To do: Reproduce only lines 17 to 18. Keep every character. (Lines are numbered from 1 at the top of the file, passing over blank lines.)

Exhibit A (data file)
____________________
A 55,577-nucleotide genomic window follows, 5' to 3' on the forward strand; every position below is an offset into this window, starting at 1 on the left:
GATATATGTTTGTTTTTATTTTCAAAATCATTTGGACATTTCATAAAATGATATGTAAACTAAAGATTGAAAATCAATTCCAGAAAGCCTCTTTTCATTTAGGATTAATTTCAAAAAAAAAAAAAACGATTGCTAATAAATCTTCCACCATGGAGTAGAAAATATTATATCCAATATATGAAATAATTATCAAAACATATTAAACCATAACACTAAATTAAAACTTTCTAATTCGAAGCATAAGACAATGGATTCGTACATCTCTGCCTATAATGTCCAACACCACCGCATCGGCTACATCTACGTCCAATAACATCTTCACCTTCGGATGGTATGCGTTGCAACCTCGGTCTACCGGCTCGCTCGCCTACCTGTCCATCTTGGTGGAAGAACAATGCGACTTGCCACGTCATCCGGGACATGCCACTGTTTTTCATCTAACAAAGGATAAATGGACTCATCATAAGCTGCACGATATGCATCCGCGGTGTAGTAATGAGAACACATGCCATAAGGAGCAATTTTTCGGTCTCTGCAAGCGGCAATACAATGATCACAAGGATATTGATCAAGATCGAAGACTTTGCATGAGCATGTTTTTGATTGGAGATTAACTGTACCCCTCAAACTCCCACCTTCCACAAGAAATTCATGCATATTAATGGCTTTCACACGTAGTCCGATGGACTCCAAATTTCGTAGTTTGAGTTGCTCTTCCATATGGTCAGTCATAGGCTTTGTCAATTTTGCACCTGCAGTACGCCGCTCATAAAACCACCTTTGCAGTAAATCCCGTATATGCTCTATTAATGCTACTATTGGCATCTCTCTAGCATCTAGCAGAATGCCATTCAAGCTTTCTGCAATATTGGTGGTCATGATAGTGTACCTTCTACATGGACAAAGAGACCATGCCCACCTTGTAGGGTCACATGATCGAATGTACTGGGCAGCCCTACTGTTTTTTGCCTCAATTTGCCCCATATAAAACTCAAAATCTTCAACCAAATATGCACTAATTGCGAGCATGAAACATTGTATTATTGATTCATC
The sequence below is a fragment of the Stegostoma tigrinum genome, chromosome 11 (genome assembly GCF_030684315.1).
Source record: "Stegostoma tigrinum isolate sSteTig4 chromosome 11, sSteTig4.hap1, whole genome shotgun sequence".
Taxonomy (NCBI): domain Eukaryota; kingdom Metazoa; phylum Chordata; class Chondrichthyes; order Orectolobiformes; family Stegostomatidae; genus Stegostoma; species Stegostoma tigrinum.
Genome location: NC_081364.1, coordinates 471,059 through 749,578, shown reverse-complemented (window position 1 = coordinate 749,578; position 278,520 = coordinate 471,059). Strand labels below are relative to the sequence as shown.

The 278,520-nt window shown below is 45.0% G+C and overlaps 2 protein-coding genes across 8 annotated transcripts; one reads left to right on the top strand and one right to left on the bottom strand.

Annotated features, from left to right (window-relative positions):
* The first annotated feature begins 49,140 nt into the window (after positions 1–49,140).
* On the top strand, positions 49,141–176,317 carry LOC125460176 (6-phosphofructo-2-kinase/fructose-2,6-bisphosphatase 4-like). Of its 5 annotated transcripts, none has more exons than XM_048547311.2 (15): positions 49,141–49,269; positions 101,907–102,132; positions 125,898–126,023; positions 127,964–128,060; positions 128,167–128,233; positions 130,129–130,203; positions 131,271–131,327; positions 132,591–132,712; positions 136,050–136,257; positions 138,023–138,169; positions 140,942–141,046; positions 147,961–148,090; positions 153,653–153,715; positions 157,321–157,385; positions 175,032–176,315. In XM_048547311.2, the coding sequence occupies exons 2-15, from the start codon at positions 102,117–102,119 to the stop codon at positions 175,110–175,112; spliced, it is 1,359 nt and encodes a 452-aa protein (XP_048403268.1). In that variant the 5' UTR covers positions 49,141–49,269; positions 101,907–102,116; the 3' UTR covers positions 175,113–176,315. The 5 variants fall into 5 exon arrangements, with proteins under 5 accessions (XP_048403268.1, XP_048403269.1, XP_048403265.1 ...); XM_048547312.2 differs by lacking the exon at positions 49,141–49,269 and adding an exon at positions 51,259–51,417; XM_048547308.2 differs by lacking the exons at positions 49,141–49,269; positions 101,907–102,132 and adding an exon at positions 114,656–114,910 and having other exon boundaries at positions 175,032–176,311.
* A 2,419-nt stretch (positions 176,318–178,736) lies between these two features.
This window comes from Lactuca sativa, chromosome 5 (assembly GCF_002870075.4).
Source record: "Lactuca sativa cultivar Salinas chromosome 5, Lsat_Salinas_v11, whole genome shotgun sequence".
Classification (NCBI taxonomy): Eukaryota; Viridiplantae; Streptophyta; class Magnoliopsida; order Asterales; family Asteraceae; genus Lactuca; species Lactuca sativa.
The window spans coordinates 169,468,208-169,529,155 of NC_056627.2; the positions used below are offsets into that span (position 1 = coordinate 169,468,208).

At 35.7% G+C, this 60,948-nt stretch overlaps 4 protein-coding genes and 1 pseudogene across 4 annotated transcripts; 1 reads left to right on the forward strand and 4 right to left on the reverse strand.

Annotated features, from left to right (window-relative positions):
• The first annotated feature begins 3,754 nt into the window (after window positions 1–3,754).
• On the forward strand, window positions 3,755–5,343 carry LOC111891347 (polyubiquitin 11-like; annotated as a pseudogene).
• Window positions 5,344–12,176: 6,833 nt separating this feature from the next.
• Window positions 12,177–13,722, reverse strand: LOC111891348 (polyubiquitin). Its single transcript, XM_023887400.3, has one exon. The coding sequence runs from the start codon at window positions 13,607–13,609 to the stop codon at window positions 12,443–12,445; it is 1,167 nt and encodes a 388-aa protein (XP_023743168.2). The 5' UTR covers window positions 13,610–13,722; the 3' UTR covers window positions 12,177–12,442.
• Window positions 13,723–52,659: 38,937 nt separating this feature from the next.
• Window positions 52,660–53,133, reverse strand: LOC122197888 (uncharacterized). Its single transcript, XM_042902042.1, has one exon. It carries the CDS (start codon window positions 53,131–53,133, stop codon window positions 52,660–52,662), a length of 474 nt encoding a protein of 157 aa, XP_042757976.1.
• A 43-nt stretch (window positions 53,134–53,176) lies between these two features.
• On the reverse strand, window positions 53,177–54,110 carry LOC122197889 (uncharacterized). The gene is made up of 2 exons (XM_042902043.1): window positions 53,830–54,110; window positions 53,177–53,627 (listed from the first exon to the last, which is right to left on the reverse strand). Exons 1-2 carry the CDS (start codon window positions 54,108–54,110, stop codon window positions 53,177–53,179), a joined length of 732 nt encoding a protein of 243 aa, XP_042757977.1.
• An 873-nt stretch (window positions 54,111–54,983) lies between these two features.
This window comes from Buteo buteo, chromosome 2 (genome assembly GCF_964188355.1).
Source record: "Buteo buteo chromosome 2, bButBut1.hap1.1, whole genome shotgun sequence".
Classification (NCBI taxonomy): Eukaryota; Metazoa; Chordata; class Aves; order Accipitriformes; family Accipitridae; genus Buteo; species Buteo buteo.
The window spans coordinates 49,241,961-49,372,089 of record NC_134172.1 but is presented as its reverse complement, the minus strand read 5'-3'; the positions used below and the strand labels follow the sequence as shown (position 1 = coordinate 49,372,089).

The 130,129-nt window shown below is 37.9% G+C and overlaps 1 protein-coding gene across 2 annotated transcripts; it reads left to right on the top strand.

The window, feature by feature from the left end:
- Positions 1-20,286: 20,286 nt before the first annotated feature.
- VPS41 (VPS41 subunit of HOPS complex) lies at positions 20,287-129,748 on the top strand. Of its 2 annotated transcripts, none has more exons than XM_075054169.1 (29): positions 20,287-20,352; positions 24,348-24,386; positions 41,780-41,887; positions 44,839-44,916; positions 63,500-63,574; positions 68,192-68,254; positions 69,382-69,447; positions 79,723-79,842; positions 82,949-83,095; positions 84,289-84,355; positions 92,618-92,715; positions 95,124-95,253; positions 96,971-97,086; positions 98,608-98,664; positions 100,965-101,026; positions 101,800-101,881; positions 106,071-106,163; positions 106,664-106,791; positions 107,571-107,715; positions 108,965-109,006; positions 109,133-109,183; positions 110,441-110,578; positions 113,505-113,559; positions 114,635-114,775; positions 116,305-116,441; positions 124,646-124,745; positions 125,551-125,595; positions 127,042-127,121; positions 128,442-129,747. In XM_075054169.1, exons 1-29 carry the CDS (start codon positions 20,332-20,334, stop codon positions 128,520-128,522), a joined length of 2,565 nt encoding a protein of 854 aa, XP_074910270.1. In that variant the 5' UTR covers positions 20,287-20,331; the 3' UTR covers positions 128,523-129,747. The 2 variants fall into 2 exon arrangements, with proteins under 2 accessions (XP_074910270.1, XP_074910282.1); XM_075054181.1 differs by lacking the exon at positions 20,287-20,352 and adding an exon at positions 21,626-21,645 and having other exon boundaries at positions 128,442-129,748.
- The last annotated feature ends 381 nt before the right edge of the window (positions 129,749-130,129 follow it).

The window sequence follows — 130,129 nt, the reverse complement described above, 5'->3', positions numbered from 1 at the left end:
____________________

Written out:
Annotated features, from left to right (window-relative positions):
• The first annotated feature begins 3,754 nt into the window (after window positions 1–3,754).